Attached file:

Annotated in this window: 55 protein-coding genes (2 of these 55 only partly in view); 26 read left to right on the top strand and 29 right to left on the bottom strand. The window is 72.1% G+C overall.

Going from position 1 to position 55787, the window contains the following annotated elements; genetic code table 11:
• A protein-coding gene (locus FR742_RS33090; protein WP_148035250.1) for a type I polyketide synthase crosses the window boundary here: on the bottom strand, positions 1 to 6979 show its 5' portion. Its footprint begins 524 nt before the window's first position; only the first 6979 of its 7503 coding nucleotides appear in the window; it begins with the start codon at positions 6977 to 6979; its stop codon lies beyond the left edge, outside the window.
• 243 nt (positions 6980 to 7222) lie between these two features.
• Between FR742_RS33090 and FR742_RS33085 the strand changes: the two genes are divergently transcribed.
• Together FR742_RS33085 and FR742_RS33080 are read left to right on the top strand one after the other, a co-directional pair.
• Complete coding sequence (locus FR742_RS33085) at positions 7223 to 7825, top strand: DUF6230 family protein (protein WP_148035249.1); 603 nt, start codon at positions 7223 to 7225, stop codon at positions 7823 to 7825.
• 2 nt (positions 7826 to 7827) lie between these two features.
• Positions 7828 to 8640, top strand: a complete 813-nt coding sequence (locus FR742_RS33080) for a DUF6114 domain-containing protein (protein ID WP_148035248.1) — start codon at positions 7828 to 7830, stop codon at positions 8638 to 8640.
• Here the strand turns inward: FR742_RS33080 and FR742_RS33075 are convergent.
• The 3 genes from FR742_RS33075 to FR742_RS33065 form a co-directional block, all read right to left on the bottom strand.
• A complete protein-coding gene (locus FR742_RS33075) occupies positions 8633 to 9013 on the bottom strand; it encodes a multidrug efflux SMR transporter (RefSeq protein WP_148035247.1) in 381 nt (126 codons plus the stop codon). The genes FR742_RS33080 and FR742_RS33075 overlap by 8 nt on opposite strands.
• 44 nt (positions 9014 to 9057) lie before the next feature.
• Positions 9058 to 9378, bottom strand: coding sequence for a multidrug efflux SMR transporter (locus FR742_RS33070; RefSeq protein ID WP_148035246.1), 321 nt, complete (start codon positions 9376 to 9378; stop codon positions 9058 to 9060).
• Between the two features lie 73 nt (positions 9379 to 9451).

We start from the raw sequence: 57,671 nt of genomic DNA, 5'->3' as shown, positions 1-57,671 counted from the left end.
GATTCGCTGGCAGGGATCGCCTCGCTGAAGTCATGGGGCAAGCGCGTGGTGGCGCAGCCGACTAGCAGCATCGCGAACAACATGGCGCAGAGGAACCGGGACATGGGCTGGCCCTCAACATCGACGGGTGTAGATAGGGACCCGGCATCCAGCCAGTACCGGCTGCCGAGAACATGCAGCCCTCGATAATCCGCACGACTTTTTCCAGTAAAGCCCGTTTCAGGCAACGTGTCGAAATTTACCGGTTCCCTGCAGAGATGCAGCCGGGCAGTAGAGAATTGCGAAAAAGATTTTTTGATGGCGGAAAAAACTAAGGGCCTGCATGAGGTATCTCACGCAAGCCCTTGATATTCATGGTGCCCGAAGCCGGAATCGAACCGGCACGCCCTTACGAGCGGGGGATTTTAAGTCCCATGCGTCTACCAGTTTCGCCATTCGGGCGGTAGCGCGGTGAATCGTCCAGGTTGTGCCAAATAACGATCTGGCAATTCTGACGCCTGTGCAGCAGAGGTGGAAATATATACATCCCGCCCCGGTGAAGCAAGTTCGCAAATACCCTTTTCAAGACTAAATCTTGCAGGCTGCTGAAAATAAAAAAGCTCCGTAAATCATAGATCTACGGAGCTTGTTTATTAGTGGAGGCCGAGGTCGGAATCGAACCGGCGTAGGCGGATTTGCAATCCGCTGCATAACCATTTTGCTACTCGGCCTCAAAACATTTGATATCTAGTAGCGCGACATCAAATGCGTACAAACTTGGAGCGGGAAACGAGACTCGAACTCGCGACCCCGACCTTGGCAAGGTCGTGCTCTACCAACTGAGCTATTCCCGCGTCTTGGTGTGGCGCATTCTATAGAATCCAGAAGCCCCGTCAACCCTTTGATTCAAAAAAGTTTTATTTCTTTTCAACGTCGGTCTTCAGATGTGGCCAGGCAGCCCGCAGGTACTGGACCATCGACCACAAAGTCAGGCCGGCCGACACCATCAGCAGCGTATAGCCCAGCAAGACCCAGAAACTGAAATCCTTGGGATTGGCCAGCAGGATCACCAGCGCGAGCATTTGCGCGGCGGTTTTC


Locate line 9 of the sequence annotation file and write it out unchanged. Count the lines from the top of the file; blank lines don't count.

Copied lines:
• Positions 7828 to 8640, top strand: a complete 813-nt coding sequence (locus FR742_RS33080) for a DUF6114 domain-containing protein (protein ID WP_148035248.1) — start codon at positions 7828 to 7830, stop codon at positions 8638 to 8640.